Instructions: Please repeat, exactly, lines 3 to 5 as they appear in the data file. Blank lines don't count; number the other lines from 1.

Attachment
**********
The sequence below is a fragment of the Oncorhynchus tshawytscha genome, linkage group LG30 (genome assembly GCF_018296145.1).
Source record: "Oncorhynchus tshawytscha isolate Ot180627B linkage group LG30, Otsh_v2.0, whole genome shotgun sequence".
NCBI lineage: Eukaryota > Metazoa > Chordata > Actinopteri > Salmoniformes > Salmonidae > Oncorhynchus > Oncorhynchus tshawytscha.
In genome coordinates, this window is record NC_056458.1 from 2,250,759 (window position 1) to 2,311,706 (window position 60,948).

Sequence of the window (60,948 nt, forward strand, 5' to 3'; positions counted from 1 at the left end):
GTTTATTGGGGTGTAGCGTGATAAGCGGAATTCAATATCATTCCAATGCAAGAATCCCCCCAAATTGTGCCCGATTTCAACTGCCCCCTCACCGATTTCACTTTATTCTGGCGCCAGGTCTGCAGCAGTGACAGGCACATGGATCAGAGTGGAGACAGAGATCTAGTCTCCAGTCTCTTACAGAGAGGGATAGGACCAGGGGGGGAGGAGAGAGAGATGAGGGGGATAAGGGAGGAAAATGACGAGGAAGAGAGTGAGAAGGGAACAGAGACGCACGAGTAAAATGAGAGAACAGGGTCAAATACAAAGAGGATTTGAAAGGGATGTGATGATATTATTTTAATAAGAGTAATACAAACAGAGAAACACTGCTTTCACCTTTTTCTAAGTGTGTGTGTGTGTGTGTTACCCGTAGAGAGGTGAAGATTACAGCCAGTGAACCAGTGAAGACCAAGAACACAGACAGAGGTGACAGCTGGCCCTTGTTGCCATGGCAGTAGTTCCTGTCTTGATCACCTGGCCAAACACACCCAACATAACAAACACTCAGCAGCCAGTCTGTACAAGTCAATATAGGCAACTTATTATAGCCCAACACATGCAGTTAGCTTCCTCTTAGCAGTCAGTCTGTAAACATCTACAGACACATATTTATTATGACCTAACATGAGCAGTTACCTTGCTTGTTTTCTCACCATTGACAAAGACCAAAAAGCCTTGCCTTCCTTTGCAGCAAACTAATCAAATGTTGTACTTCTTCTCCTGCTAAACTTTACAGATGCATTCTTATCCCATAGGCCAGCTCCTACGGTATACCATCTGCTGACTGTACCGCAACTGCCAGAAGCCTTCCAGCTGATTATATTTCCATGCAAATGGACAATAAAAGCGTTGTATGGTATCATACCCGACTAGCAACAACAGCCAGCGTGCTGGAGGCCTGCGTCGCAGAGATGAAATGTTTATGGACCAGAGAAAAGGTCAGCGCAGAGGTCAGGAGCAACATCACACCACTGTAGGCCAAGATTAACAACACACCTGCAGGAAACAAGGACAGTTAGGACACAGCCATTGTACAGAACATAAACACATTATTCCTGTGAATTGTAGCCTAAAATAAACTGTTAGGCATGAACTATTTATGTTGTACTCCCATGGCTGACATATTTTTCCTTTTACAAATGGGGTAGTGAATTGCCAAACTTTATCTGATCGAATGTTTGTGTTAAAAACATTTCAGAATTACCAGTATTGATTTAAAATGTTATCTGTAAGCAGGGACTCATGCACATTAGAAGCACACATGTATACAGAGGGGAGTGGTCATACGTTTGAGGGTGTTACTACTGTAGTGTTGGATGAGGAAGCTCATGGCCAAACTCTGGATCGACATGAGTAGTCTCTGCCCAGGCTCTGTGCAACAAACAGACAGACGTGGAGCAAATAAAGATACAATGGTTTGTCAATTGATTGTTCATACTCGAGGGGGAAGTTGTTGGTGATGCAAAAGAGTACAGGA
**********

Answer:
NCBI lineage: Eukaryota > Metazoa > Chordata > Actinopteri > Salmoniformes > Salmonidae > Oncorhynchus > Oncorhynchus tshawytscha.
In genome coordinates, this window is record NC_056458.1 from 2,250,759 (window position 1) to 2,311,706 (window position 60,948).

Sequence of the window (60,948 nt, forward strand, 5' to 3'; positions counted from 1 at the left end):